When early learners see the adults they trust and listen to engaged in an activity, it is normal for them to want to do the same. Talking on a phone, using a computer, and laughing at a television show are all actions they may see and replicate. The frustration for many is that adults too often follow the "do as I say, and not as I do" mantra. In other words, we want to continue our behaviors without them influencing our children.

Common Sense Media and the Center for Early Learning at the Silicon Valley Community Foundation teamed up to create a playbook for adults and their kids to follow for a better outcome: Living and Learning Well in a Digital World: A Grownups Guide to Using Technology with Young Children.

This guidebook uses the acronym MEALS to help parents and other caregivers of children at various ages use media in a healthy and balanced way.

M - Model

E - Engage

A - Adjust

L - Limit

S - Share and Support

Click the link to the guide and read pages 4-11. Then read the pages that include the ages that correspond with the ages of the children in your home. (A Spanish version is available). Answer the questions that follow.


Reflecting on Your Learning
  1. Create a MEAL plan for your family. If you have more than one child, how can you incorporate the right MEAL to benefit all ages? 
  2. Have you witnessed any signs of unhealthy use of media. What intervention will you use?
  3. What are your habits with media? Write down three things you can do differently to model appropriate use for your child. Share your answer in the Early Learning Open Space group Discussion. Post your reply in the thread titled Media Habits. Respond to other participatnts' posts.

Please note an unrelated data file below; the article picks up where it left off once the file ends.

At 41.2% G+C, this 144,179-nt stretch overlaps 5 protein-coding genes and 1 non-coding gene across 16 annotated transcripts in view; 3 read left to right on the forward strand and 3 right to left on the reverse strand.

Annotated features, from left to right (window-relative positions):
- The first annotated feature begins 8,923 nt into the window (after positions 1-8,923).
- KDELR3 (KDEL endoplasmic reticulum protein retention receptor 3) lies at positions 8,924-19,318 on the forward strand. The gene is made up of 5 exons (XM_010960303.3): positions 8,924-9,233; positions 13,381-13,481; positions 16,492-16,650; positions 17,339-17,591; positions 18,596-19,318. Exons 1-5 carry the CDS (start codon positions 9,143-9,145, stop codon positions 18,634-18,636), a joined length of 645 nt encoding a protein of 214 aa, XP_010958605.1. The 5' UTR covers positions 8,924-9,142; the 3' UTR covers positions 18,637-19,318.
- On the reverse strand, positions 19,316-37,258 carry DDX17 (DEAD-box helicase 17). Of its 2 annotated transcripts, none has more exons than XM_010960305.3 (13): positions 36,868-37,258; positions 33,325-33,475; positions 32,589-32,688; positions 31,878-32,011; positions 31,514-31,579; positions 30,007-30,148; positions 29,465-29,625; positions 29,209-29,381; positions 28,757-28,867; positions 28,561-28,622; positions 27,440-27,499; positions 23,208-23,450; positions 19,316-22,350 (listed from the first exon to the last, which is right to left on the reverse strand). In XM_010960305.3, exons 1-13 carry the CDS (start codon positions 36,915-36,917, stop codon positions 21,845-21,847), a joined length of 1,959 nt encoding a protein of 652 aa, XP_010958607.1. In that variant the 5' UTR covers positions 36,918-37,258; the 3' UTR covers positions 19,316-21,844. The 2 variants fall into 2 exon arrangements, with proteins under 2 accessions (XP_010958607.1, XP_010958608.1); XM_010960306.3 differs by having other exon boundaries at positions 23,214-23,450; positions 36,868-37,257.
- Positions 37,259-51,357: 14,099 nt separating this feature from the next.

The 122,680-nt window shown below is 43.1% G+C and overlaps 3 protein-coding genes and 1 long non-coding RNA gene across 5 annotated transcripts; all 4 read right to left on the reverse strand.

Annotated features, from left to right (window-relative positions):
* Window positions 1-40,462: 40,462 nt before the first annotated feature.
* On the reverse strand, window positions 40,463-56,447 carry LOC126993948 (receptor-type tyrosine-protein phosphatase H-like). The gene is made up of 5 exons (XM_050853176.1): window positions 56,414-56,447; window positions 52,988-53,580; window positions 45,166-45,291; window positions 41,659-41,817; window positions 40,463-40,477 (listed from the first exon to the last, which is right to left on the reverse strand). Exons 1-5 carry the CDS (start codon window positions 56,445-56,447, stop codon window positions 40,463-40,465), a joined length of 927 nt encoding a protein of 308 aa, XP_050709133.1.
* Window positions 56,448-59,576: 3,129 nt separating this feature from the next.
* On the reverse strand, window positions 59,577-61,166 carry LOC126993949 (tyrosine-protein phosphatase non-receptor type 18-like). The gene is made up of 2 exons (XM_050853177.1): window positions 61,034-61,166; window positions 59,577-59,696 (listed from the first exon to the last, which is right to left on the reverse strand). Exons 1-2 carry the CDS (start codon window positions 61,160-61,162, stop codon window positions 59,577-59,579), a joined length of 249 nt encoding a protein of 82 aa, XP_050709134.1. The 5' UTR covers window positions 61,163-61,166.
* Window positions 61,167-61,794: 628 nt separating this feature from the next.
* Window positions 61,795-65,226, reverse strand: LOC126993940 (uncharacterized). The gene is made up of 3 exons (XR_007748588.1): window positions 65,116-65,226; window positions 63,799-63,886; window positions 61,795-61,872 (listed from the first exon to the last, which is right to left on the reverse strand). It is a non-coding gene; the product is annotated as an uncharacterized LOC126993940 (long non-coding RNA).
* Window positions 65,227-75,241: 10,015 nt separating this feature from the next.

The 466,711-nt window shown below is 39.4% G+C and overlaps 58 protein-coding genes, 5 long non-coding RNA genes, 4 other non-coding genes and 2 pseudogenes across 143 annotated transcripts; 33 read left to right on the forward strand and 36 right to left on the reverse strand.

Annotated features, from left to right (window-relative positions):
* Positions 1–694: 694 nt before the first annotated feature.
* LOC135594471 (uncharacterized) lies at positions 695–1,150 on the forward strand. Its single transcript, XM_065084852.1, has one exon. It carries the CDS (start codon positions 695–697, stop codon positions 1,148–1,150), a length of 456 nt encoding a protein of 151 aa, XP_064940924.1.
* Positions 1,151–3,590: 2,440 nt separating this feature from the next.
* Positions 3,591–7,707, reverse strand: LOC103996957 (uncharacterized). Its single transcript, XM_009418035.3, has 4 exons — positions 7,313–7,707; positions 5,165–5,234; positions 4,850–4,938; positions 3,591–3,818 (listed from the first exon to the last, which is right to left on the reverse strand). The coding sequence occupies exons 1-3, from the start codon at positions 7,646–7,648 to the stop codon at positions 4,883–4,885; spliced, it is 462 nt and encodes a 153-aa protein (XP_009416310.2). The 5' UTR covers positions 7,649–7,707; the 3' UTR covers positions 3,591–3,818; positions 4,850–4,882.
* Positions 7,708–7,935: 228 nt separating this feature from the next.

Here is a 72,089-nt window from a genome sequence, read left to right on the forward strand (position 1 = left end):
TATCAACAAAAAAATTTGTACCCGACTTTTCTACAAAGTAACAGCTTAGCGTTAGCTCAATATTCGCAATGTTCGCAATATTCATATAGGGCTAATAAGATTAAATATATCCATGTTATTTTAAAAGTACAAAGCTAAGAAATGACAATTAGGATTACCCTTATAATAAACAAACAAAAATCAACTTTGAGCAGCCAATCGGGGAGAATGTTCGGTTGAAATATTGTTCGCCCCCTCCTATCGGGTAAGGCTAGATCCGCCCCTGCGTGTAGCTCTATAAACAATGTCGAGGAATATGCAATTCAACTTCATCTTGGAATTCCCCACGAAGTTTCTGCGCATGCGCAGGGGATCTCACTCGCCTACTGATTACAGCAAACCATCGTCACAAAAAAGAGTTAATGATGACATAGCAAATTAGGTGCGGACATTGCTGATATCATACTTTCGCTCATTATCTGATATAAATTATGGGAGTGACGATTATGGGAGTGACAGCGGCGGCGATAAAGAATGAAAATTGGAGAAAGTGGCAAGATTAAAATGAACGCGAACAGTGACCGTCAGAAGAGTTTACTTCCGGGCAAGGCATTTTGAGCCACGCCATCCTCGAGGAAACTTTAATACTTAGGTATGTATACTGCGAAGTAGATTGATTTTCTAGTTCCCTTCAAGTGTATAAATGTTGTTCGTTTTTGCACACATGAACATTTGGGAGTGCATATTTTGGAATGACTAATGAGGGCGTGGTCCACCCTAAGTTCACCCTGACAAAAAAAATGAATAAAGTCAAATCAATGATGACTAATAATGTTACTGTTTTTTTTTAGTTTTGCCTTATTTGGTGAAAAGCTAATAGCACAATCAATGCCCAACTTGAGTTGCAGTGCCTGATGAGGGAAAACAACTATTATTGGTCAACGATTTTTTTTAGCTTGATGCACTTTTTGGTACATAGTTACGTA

4. Teachers: How will you share this information with parents?


Creating Your Media Menu

There are great resources for you and your child to view, play, and experience together. Here are just a few guides to help you and your family find the resources that deliver the right balance of fun and learning and encourage child and adult interaction:

  • What is INFOhio? INFOhio provides quality digital content for all Ohio students, teachers and families at no cost. Help families learn more about INFOhio, its resources, and website. Share this video in an email or newsletter to let parents know about the resources and tools available for use at home. 
  • INFOhio Early Learning Portal: Over 50 websites, videos, and apps aligned to the Ohio Early Learning Standards chosen and evaluated by teachers and librarians; most are free, while a few have a small cost. Be sure to use the INFOhio Early Learning Portal Rubric to help you evaluate the media you use with your child. 
  • Common Sense Media: Review of movies, televisions shows, video games, websites, apps and more; customize the reviews by creating an account for your family.
  • Tap, Click, Read App Guide: List of app sites where families can find apps reviewed and appropriate for early learners.
  • Ask the Mediatrician: Questions about children and technology use with advice from pediatrician Dr. Michael Rich.